U.S. workers can expect to see major changes in their employer-sponsored health benefits coverage during the upcoming open enrollment season, according to benefits consultants at Watson Wyatt Worldwide.
"Faced with rising health costs, employers are making several changes to their benefit programs that employees should anticipate seeing in their enrollment packages," said Tom Billet, a senior benefits consultant with Watson Wyatt. "And, with workers assuming more responsibility for making health care decisions, they'll need to carefully evaluate their options."
Here are seven major trends that benefits experts at Watson Wyatt, which consults with large employers on their health care benefit and open enrollment programs, have identified for this year's season.
- New plan designs, but fewer options. Many employers are adding consumer-driven health plans to their offerings this season, as options rather than replacements for traditional plans. Consumer-driven health plans, which combine high deductibles with personal health accounts, have lower premiums but emphasize greater individual accountability for one's health care. Employers are also reducing the number of HMOs they offer workers, while employees who opt for preferred provider organizations (PPOs) may see smaller networks with fewer choices of doctors. Some employees, especially those in smaller companies, may have an opportunity to participate in a health savings account (HSA). HSAs, which allow workers to set aside funds in pretax dollars for out-of-pocket medical expenses, were created as part of the Medicare law enacted in December 2003.
- Increased focus on disease management. Most large employers now offer disease management programs to help workers better manage chronic illnesses such as diabetes and heart disease. To encourage workers to participate in a disease management program, some employers may offer cash incentives or a discount on premiums.
- Higher costs for doctor, hospital visits. Some employees will see increases in co-payments to visit a doctor or hospital and higher deductibles for inpatient hospital care. Costs for prescription drugs are also increasing this year, with some employers raising co-payments for generic, brand and formulary drugs.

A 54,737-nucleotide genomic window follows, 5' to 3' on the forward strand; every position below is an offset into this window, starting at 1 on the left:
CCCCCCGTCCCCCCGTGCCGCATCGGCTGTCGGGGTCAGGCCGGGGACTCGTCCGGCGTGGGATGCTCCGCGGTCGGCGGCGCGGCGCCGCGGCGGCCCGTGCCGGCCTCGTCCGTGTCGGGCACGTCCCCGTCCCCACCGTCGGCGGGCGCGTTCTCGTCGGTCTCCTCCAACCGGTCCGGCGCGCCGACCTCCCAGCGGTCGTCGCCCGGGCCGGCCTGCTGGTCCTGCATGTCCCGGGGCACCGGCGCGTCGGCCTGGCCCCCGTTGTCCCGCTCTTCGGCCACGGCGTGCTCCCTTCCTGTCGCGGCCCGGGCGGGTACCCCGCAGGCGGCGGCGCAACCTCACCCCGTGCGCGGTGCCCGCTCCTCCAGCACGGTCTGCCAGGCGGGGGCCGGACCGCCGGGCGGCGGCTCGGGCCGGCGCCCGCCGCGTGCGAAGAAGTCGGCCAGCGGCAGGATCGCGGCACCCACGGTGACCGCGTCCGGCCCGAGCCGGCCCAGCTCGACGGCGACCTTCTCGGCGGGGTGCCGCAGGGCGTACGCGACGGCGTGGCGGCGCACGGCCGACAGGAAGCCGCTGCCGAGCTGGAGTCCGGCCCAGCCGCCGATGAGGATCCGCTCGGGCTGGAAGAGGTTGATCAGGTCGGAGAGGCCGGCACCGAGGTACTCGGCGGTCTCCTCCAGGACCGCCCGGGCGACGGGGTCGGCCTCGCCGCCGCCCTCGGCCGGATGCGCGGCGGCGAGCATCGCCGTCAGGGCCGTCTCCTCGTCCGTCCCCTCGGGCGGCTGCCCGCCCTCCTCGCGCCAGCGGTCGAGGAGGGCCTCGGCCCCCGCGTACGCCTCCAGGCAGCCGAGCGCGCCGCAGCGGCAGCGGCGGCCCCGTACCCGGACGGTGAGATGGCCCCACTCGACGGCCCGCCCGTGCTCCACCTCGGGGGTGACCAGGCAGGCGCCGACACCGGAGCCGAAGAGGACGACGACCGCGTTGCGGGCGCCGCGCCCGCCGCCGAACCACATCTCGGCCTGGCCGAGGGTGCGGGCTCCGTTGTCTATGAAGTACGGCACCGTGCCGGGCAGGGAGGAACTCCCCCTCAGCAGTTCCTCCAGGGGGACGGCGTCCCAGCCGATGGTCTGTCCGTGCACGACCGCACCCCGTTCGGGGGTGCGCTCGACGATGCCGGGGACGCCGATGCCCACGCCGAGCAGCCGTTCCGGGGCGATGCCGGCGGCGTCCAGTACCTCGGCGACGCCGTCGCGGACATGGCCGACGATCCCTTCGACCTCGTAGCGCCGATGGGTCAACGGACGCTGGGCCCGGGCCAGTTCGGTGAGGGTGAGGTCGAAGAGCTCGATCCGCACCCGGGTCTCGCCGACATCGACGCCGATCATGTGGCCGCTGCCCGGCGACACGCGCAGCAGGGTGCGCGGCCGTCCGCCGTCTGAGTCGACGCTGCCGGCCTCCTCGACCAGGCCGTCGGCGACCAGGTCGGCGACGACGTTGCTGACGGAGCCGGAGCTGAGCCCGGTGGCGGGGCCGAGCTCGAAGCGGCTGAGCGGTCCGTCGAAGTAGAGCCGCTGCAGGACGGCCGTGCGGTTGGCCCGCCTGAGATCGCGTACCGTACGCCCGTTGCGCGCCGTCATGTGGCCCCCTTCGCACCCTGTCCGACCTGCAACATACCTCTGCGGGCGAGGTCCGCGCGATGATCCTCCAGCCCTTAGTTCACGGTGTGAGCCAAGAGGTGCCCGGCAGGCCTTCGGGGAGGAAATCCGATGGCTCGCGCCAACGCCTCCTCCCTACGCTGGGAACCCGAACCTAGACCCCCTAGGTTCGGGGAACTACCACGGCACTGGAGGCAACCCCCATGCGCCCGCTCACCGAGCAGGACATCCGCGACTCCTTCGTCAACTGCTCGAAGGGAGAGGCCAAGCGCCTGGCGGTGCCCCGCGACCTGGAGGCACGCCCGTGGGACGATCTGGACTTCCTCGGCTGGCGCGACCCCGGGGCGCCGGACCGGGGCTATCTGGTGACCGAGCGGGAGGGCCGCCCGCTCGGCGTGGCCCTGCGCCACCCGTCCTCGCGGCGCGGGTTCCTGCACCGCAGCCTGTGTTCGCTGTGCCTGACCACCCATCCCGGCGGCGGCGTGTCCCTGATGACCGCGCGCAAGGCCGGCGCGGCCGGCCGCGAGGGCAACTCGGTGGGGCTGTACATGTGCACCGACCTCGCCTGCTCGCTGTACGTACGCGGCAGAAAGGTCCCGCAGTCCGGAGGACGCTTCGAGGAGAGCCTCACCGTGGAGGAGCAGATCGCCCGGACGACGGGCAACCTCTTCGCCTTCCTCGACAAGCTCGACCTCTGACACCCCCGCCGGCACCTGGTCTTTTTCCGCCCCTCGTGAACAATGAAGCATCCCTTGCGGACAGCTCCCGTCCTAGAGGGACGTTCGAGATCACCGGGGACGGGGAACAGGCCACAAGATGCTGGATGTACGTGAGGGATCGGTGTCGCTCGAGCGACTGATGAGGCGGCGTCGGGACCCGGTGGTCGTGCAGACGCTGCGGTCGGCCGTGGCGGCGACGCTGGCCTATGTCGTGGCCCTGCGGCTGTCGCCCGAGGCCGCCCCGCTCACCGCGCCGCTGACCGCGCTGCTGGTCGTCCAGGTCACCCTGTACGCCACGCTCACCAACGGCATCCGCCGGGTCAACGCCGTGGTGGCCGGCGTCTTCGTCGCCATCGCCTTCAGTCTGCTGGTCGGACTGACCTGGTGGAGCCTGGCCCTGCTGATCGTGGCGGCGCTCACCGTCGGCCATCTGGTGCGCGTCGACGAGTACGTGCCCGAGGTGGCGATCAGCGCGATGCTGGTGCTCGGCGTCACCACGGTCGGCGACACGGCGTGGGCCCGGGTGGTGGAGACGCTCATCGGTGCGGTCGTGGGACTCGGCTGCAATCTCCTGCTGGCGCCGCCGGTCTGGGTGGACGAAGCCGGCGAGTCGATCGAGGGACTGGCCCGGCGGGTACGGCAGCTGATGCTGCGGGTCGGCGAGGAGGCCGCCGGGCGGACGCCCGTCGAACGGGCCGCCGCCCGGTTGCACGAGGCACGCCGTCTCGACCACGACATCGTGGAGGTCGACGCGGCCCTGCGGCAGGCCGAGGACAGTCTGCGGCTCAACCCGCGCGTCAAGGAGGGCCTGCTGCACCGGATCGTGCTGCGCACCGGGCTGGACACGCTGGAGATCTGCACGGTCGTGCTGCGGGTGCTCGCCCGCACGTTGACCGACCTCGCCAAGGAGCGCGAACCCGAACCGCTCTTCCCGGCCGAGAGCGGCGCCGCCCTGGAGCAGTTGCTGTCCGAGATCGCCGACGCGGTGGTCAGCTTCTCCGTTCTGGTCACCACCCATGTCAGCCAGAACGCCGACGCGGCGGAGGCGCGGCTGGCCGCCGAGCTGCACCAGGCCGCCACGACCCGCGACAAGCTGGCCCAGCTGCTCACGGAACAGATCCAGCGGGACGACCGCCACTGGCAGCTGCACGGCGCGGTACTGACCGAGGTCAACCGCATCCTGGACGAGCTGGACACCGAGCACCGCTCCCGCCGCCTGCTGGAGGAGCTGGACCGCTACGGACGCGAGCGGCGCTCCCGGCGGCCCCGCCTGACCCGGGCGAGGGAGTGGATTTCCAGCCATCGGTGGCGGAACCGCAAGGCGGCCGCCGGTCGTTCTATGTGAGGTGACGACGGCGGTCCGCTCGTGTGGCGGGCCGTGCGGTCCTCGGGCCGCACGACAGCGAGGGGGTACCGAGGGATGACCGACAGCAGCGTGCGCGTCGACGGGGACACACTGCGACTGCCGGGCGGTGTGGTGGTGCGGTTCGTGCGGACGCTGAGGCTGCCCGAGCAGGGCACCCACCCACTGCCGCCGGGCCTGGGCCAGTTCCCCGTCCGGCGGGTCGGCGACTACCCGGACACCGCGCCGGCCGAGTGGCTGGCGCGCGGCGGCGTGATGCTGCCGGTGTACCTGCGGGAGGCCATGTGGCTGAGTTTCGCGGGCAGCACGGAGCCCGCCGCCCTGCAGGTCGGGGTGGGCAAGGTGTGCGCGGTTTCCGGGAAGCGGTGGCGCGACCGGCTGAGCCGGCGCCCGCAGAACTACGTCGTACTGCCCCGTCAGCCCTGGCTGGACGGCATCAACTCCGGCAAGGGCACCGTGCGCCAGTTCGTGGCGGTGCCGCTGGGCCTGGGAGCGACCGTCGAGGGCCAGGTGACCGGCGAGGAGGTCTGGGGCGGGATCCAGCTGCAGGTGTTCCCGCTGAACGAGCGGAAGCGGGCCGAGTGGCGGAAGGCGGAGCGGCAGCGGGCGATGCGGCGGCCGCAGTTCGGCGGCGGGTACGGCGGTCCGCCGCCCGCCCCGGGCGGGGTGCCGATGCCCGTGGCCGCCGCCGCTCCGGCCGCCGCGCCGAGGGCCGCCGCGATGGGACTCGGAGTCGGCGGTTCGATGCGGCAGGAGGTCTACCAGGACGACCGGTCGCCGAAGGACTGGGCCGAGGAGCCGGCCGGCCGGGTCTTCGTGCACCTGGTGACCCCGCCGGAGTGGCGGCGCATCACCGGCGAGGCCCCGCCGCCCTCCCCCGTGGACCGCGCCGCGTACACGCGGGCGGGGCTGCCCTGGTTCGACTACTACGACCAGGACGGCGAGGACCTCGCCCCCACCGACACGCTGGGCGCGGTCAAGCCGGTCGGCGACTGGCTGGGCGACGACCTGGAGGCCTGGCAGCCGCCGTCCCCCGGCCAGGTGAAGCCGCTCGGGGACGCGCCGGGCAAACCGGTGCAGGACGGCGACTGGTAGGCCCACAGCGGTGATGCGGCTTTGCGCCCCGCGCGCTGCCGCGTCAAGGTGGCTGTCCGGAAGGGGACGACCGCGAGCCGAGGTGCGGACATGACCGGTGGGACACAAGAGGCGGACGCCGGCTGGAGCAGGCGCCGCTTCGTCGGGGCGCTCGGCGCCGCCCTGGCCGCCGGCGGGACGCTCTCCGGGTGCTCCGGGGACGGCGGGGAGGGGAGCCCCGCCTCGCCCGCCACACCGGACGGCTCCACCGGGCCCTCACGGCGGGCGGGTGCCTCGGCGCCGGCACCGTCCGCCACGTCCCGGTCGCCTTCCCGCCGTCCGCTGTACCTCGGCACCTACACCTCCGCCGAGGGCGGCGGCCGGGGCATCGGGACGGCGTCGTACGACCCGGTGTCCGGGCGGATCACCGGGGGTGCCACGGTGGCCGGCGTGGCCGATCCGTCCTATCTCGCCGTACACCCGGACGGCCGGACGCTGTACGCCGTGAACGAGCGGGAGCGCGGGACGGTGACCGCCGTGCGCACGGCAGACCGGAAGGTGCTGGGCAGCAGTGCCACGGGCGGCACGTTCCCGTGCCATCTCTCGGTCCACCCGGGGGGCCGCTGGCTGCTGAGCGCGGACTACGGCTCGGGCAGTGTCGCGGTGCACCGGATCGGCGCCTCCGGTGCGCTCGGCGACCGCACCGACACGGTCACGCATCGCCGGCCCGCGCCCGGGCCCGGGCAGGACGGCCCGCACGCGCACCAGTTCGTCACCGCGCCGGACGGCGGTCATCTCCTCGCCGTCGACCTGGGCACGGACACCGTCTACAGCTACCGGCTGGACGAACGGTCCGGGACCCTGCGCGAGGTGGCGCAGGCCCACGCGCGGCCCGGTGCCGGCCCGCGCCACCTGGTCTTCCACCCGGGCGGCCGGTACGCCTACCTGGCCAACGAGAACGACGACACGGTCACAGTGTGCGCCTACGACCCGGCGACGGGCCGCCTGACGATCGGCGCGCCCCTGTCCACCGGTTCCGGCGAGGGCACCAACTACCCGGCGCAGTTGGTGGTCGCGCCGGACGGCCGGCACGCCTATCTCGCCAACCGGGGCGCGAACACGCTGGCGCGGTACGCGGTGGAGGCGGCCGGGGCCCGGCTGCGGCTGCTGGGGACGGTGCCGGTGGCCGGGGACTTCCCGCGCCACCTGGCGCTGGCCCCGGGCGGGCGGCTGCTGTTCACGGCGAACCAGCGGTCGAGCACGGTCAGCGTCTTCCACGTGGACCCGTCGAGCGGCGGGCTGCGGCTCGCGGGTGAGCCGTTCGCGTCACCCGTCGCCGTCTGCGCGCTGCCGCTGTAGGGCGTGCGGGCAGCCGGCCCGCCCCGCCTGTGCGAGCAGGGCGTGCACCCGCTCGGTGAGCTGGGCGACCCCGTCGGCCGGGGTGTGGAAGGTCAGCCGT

- Surcharge for spousal coverage. One way employers are attempting to contain costs is to limit the number of participants in their plans, especially for married workers. A growing number of companies this fall will impose a surcharge on employees who opt to include their spouse in the benefit program if the spouse has coverage elsewhere.
- More voluntary benefits. Employers are often able to offer ancillary benefits to workers at a much lower rate than employees would have to pay if they were to purchase the benefits themselves. At a time when some companies are scaling back benefits, the good news is that more employers are making voluntary benefits available to workers for purchase during enrollment season. Employees may be offered homeowners, automobile and life insurance; low-rate mortgages and fitness club memberships.
- Greater access to decision-support tools. Most employers are now using self-service, web-based tools that give workers greater control at each stage of health care decision-making, from plan selection to treatment. At their computer keyboards, employees can compare the costs of health plans, determine how much to contribute to a flexible spending account, check the status of claims, find information on medical specialists, create personal health records to keep track of their medications, and visit web sites for information on specific diseases and wellness topics. Tools are available in several languages to serve increasingly multilingual workforces.
- Enhanced employer communication. Employees are receiving more information to help them navigate the overall health care system and understand the new health plan designs. They are also receiving guidance on how to develop personal criteria for making critical health care decisions, including choices about their lifestyle and behavior that could have a significant impact on their short- and long-term health.
"The decisions employees and their families make during open enrollment season have clearly become much more complex," says Billet. "The good news is that employers are communicating more effectively with workers about open enrollment. Employers are also making it easier for employees to evaluate all of the information, so that they can make the best decisions for themselves and their families."